In Mexico, on August 1, 1926 public worship was suspended due to the Mexican government’s overtaking of the Catholic Church. The Catholic Church in Mexico was officially “underground” and Father Miguel Pro was at the forefront of its operation. He used different disguises to stay undercover in his service to the Faithful. From distributing Communion, saying Mass, and hearing confessions to teaching the faith, counseling couples and passing out leaflets he risked his life to serve the souls of Mexico. His charisma and calm sense enabled him to escape many a close call. As he was being driven into the station after being arrested on suspicion, he was able to nonchalantly drop religious leaflets from the police car window while carrying on an engaging conversation with the officer. Another time, he realized he was being watched so he turned the corner and noticing a young Catholic girl he knew, he gestured for her to take his arm and the “couple” walked straight past, fooling the agents.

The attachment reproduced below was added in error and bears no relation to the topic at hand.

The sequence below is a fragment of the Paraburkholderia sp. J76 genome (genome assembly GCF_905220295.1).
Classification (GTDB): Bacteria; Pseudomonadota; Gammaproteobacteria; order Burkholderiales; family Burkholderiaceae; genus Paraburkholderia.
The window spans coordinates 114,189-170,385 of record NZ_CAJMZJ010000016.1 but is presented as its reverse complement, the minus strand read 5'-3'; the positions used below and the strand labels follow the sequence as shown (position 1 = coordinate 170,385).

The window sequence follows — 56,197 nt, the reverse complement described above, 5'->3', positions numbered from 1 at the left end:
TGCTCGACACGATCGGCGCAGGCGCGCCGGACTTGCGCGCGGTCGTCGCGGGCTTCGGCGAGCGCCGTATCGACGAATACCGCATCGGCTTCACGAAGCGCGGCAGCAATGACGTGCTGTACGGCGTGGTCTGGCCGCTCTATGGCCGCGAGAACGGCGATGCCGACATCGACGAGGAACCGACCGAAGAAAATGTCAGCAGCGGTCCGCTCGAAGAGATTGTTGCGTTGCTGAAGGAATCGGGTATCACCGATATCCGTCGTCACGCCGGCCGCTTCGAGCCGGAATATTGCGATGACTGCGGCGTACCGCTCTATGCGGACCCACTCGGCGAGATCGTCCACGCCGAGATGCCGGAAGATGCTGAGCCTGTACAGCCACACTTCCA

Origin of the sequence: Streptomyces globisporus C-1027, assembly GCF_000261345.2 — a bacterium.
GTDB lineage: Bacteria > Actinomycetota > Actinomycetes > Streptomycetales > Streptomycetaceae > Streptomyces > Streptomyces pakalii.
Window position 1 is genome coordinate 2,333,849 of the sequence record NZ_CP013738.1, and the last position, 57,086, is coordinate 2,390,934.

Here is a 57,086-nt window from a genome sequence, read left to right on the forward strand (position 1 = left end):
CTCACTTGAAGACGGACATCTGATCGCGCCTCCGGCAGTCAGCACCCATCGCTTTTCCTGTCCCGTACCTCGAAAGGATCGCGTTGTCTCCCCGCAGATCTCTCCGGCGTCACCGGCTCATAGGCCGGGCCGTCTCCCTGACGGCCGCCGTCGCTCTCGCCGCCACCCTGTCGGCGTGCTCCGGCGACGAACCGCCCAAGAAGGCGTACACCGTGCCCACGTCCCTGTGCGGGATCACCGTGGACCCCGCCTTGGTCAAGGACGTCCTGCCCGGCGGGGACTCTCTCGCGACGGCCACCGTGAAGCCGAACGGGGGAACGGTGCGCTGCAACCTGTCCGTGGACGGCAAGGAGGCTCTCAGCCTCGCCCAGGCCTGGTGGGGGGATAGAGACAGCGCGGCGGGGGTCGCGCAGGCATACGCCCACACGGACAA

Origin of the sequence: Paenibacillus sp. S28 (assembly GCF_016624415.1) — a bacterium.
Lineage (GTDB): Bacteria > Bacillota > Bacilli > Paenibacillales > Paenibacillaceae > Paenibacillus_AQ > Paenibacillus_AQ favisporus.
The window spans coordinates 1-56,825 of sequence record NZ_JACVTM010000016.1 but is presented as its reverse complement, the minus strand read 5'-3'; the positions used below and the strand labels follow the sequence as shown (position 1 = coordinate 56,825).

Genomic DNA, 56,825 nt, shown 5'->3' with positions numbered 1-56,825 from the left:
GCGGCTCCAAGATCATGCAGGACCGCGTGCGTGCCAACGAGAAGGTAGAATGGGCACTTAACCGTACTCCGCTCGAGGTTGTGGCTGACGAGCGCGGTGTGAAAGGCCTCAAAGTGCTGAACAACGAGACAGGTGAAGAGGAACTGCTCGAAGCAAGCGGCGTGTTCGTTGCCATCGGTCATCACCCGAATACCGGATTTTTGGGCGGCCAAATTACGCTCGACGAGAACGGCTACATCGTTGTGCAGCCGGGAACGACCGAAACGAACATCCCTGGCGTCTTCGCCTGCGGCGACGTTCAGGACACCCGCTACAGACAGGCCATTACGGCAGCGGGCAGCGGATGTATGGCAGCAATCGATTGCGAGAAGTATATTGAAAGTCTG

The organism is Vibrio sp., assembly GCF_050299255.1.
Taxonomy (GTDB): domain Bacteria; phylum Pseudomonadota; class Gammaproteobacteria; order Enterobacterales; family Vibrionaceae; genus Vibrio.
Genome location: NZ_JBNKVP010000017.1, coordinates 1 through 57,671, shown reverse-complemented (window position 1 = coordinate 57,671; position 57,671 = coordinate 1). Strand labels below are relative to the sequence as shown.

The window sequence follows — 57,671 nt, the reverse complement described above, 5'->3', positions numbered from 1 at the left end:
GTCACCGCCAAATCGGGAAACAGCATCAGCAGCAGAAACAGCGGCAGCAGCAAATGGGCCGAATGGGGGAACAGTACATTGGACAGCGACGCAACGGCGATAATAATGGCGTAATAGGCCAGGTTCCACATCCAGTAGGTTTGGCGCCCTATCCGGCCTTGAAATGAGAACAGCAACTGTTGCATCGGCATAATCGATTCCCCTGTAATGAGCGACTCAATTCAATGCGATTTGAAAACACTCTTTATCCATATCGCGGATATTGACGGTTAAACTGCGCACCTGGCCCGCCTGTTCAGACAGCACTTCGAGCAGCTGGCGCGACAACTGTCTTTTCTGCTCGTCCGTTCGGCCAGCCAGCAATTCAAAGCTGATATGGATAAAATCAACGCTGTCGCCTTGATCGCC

In a letter to Father Provincial dated 15 May 1927, he wrote, “I commend myself in a most special way to your prayers. The dangers among which we live are terrible. Terrible if we look at them with the eyes of the body, but not so if we look at them with the eyes of the soul.”
Miguel Pro was falsely arrested after an assassination attempt and without trial was executed on November 23, 1927. Standing in the form of the Cross, he held his rosary in one hand and a crucifix in the other and exclaimed, “Viva Cristo Rey!” before being shot to death. “Viva Cristo Rey” or “Long Live Christ the King” was the mantra of those fighting against the Mexican government’s persecution of the Catholic Church, known as the “Cristeros.”
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